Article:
Word from Paris is that Olivier Theyskens, after just showing his last collection for Nina Ricci amid a din of chatter, is heading to Halston. While this seems unlikely to us, as couture-level European designers don't typically do well at American brands, it isn't outside the realm of possibility. And since Marco Zanini left the label about six months ago—for Rochas, ironically, where Theyskens designed from 2002 to 2006—Halston's co-owner Harvey Weinstein, board member Tamara Mellon and CEO Bonnie Takhar have been on a well-publicized hunt for a replacement. One name tossed up recently was London designer Marios Schwab.
No matter who ends up coming to New York, it'll be a challenging task reviving Halston, which Weinstein bought in 2007 for $20 million, saying at the time he wanted it to be "the first American global luxury brand, an American LVMH." Yet the revolving door never seems to stop revolving. At least six designers and eight owners have pinned their hopes on Halston in the last 35 years, without much success.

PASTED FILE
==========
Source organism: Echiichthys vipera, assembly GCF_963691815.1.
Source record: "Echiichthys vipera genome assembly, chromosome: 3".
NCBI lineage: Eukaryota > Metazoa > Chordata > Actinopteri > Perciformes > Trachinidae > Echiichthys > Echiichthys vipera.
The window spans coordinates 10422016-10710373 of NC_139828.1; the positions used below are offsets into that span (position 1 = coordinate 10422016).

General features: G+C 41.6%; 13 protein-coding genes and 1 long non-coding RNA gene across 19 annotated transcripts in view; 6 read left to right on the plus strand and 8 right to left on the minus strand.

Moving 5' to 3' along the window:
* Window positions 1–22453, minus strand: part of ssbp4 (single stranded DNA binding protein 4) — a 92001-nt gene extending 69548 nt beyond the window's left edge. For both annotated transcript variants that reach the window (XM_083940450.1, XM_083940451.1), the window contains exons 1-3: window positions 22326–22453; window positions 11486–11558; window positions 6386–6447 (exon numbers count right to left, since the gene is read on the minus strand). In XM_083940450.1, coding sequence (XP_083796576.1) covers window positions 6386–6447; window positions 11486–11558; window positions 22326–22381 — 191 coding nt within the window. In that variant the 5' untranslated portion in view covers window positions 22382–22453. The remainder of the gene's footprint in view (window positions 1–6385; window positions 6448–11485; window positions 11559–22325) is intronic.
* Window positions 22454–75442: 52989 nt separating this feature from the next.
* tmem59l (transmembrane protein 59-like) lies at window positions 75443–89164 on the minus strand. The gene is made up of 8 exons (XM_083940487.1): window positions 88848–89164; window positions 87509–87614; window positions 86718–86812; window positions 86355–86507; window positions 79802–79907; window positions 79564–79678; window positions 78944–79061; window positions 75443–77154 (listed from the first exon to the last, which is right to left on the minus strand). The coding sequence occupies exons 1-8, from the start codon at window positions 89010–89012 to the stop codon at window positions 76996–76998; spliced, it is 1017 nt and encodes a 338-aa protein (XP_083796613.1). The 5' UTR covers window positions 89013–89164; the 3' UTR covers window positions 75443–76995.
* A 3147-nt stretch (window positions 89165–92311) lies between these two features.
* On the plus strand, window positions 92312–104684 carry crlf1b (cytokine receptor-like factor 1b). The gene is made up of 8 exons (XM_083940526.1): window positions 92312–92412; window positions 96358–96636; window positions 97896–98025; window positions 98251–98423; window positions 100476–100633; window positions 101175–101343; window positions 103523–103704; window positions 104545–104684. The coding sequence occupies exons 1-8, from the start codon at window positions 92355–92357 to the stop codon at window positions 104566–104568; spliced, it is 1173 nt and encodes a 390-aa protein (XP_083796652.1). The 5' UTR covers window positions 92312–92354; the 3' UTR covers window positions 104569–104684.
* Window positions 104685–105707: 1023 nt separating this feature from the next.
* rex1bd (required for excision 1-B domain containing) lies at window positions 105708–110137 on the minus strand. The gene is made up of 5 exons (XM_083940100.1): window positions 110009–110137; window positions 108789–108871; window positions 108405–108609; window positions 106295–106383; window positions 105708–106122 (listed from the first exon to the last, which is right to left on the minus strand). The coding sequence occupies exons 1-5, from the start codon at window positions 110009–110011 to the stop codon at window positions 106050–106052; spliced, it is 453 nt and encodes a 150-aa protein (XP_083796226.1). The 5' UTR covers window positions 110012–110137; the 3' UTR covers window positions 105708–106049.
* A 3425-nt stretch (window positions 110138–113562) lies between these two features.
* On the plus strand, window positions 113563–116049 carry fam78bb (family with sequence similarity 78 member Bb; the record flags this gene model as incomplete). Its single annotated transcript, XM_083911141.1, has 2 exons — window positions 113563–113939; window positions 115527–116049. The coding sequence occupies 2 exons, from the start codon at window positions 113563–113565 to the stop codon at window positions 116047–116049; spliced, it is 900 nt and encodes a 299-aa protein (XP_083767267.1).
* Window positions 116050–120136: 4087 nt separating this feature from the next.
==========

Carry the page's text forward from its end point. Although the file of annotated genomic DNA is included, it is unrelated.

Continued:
Like all good conceptual outlets, Sartorial Loft LA traffics in monochromatic palettes, precipitously low crotches and complicates silhouettes that require serious intellectual maneuvering, as well as some physical agility. Fueled largely by word of mouth, the new website has been stripped down to basics (want, click, buy), attracting a devoted clientele willing to exchange first-borns for choice pieces by hard-to-find designers such as Damir Doma, Carol Christian Poell and Carpe Diem. “The site was actually started as a means to an end,” says co-founder David Choi. “We wanted to open a boutique offering our favorite lines as they were difficult acquisitions to make.” A brick-and-mortar shop is also in the works, debuting at the end of the month. We commend them for their efforts, which is really more of a public service in a land where everyone east of La Brea has taken to looking like a dried-up Jonas Brother.